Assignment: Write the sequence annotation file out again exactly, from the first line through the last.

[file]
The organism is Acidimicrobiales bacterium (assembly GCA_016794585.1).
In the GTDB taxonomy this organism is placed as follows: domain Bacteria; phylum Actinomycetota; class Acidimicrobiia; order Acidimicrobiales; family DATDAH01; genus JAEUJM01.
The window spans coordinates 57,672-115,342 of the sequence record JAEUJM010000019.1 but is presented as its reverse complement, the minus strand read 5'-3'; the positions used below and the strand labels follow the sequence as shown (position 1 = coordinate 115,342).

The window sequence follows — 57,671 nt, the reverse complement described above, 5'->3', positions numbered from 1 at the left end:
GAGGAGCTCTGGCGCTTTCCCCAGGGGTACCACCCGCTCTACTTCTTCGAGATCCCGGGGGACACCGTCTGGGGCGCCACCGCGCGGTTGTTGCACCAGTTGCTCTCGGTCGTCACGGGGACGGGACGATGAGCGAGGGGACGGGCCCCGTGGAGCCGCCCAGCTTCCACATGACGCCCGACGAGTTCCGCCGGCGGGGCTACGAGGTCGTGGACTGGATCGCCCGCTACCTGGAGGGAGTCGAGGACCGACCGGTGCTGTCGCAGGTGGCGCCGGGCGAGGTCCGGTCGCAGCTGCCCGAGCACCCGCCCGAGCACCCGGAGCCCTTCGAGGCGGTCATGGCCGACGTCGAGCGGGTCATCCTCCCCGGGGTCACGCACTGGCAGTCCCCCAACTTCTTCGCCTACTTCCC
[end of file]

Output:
The organism is Acidimicrobiales bacterium (assembly GCA_016794585.1).
In the GTDB taxonomy this organism is placed as follows: domain Bacteria; phylum Actinomycetota; class Acidimicrobiia; order Acidimicrobiales; family DATDAH01; genus JAEUJM01.
The window spans coordinates 57,672-115,342 of the sequence record JAEUJM010000019.1 but is presented as its reverse complement, the minus strand read 5'-3'; the positions used below and the strand labels follow the sequence as shown (position 1 = coordinate 115,342).

The window sequence follows — 57,671 nt, the reverse complement described above, 5'->3', positions numbered from 1 at the left end:
GAGGAGCTCTGGCGCTTTCCCCAGGGGTACCACCCGCTCTACTTCTTCGAGATCCCGGGGGACACCGTCTGGGGCGCCACCGCGCGGTTGTTGCACCAGTTGCTCTCGGTCGTCACGGGGACGGGACGATGAGCGAGGGGACGGGCCCCGTGGAGCCGCCCAGCTTCCACATGACGCCCGACGAGTTCCGCCGGCGGGGCTACGAGGTCGTGGACTGGATCGCCCGCTACCTGGAGGGAGTCGAGGACCGACCGGTGCTGTCGCAGGTGGCGCCGGGCGAGGTCCGGTCGCAGCTGCCCGAGCACCCGCCCGAGCACCCGGAGCCCTTCGAGGCGGTCATGGCCGACGTCGAGCGGGTCATCCTCCCCGGGGTCACGCACTGGCAGTCCCCCAACTTCTTCGCCTACTTCCC